Of course, the vernal equinox is traditionally regarded as the beginning of spring in the northern hemisphere. It’s a time of year positively fraught with significance. In Greek mythology, spring begins when the goddess Persephone returns to the upper realms and is reunited with her mother Demeter. So this seemed perfect.

The equinox fell at a most convenient time, about half past noon Saturday, and that’s when we planted the tree. I had Persephone throw a few rosemary leaves into the hole before we put the tree in, symbolizing our wishes for luck, rejuvenation, cleansing and energy.

Persephone's Tree

We are still concerned about the toxic levels of lead (and who knows what else) in the soil around here, so we took pains to make sure the girl didn’t touch any dirt and we cleaned up carefully afterward. I was skeptical about planting a fruit tree in soil that may be contaminated, but my reading on the subject indicates that while toxins accumulate in the roots, they don’t tend to make it up to the fruit.

The Homan family was unable to join us for this little celebration, but they loaned us a shovel. When we passed by their house this morning, the entire family was planting trees. I also have it on good authority that a bunch of students from the University planted 200 trees yesterday. All in all, a good weekend for trees in New Orleans.

Three on the Fourth

We used to purchase thousands of flags for International Flag-Burning Day [anthem] and build huge bonfires. It was so thrilling to watch the colors of every nation go up in flames. But who can afford that in today’s economy? Besides which, we realized we were subsidizing the flag industry. That’s no way to end to the scourge of nationalism! So we decided to boycott International Flag-Burning Day, to stay true to our principles.

Instead, we filled up the kiddie pool, fired up the grill, cranked up the tunes, and enjoyed what I suppose is a pretty traditional celebration of the fourth of July. It felt like a day at the beach. We had a blast, and it dawned on me that we have rarely taken time to play together as a family, all three of us. Usually one of us is minding the child while the other is cleaning or cooking or doing some work. There’s a lot of play at our house, but the girl is usually playing with Mom or with Dad, not both at the same time. Playing together, all three of us, was a whole different vibe. I relate to Xy in one way, to Persephone in another, so this felt like two modalities intersecting. It felt like two worlds colliding — but in a good way. Life felt suddenly much richer.

When darkness fell we watched the fireworks over the Mississippi from our front porch.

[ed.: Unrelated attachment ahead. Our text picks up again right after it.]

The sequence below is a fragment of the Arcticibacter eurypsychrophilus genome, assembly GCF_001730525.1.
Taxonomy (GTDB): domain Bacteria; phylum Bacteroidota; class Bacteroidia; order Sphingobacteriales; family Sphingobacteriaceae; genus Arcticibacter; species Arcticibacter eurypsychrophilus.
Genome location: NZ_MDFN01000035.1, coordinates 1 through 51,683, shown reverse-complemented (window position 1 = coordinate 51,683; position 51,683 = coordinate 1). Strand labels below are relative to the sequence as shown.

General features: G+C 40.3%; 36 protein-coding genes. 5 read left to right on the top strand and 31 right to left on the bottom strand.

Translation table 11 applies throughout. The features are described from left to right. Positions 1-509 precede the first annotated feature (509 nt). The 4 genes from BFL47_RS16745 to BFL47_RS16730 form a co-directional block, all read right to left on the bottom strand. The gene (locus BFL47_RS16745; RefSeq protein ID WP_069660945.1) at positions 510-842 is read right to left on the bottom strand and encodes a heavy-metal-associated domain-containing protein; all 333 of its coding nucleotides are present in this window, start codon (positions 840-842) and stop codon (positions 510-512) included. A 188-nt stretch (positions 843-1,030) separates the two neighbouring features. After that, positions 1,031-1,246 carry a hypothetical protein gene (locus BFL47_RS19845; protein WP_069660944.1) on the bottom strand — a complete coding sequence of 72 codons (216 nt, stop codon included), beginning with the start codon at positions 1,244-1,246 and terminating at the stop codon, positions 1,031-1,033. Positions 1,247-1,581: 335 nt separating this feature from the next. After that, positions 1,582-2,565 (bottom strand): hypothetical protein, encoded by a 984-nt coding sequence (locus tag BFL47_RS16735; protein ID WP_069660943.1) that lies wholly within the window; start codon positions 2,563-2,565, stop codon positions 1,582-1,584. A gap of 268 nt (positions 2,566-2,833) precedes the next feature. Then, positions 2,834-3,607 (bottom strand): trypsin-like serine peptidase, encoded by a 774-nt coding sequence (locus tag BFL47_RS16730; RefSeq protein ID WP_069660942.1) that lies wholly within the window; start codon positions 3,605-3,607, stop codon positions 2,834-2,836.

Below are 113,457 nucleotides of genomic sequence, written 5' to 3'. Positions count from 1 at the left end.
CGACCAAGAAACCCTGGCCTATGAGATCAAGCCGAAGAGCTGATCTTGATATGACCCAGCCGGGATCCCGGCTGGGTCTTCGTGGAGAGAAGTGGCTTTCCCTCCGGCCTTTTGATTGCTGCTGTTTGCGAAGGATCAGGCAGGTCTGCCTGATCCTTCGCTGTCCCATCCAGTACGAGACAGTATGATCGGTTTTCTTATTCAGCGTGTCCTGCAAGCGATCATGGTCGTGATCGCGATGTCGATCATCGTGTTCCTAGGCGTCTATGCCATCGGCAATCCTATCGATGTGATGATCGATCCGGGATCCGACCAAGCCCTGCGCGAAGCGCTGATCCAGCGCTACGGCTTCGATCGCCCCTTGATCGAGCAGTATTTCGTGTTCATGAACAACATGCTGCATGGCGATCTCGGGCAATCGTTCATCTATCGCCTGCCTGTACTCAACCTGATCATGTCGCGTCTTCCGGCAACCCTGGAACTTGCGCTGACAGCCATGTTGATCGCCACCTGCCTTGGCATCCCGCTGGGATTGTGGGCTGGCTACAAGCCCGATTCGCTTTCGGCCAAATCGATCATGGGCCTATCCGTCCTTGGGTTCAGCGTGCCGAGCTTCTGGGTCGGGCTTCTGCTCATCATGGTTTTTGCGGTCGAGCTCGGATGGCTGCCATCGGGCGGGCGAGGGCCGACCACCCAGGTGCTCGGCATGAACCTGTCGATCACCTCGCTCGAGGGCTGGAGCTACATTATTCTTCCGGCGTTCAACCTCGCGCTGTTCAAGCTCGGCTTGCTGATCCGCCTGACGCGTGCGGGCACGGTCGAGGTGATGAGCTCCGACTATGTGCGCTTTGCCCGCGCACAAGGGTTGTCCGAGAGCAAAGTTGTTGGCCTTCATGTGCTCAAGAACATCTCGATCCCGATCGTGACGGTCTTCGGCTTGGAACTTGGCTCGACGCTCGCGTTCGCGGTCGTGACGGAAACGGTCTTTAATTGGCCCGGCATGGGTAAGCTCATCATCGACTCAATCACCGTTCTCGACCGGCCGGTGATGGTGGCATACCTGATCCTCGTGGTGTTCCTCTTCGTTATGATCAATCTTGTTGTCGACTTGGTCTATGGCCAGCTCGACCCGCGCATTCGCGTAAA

Celebrations of Fire Against the Darkness

We went to the Celebration in the Oaks last night, the three of us as a family unit. There’s something about lights in the darkness at this time of year. It struck me that this is some of the same magic that drives the bonfire ritual. (And in case you haven’t heard, the bonfire is on after all. The Gambit Blog has had some excellent coverage of this strange story.) The depth of all this can be gauged, I think, by the fact that it truly appeals to all ages. A ten-month-old child can enjoy those festive lights strung up throughout the gardens just as much as some forty-year-olds, or eighty-year-olds, or just about anyone really. But I think our enjoyment of the experience was unquestionably enhanced by seeing it through Persephone’s eyes.

Why Halloween Sucks

Why do I hate Hallowe’en? It’s because of the Electronic Light-up Scary Yo-yo from Gealex Toys. It’s because of the Ma & Pa Bones Permaplastic Glow-in-the-Dark Skeletons. It’s because of the Sound-Activated Pumpkin Novelty from Hallmark: “It Lights Up — It Laughs!”

It’s because of the Spooky Vampire: “Light-sensor activated! Lifelike animation! Talks in a spooky voice!” Wave your hand and the plastic vampire’s eyes light up. He opens a coffin, revealing a plastic skeleton. Its eyes are blinking on and off. “Welllllllcome…” A tinny voice emanates from a hidden speaker. “We’ve been waiting for you!” Demoniacal laughter. A crash of organ chords.

That’s why I hate Hallowe’en.

Shopping at the grocery store, I immediately notice the salad bar, decked out in seasonal display. Stuffed dolls sit on all four corners: two witches, a scarecrow, a pumpkin-man. They’re made in China from “polyester and synthetic fibers.”

An inflatable ghost is suspended from the ceiling, half purple and half transparent, the word “Boo!” on its belly.

Anatomically correct skeletons swing from the orange-and-black crepe-paper entwined columns. Hanging inside the salad bar, white ghost-baggies with twist-tied necks trail ectoplasm over the lettuce. Plastic jack-o-lantern buckets contain bacon bits, croutons, napkins, and packets of House Italian Dressing (by Kraft).

The produce section is festooned with fifty-odd pumpkins. My wife swears she saw a Kroger employee commended by his superior for painting them all with happy, goofy faces. One pumpkin has a blue nose and is slobbering like a rabid idiot. Caught up in the wonder of it all, my wife puts her produce in the wrong cart. A ruckus ensues.

At the deli I spot a witch with googly eyes and flourescent green skin, wearing a fluorescent orange robe and fluorescent yellow shoes. According to the speech balloon over her head, she is saying “Eeek!” Why?

Perhaps she was frightened by that evil owl eying her from across the aisle. But wait — that owl is no Hallowe’en gimmick. It’s the Hooters Owl, gazing lecherously from a packet of Hooter’s Wing Breading.

A chill runs down my spine and between my legs. I know about Hooters. These are the people who offered to pay for my sister’s breast augmentation surgery. All she had to do was take a job waiting tables at their bar in Union Station. In the Hooter’s uniform, of course: very short shorts and a cut-away tanktop.

Scary, huh? I guess you gotta get a boob job to work a boob job. My sister turned them down. But we still tell the story on spooky autumn evenings.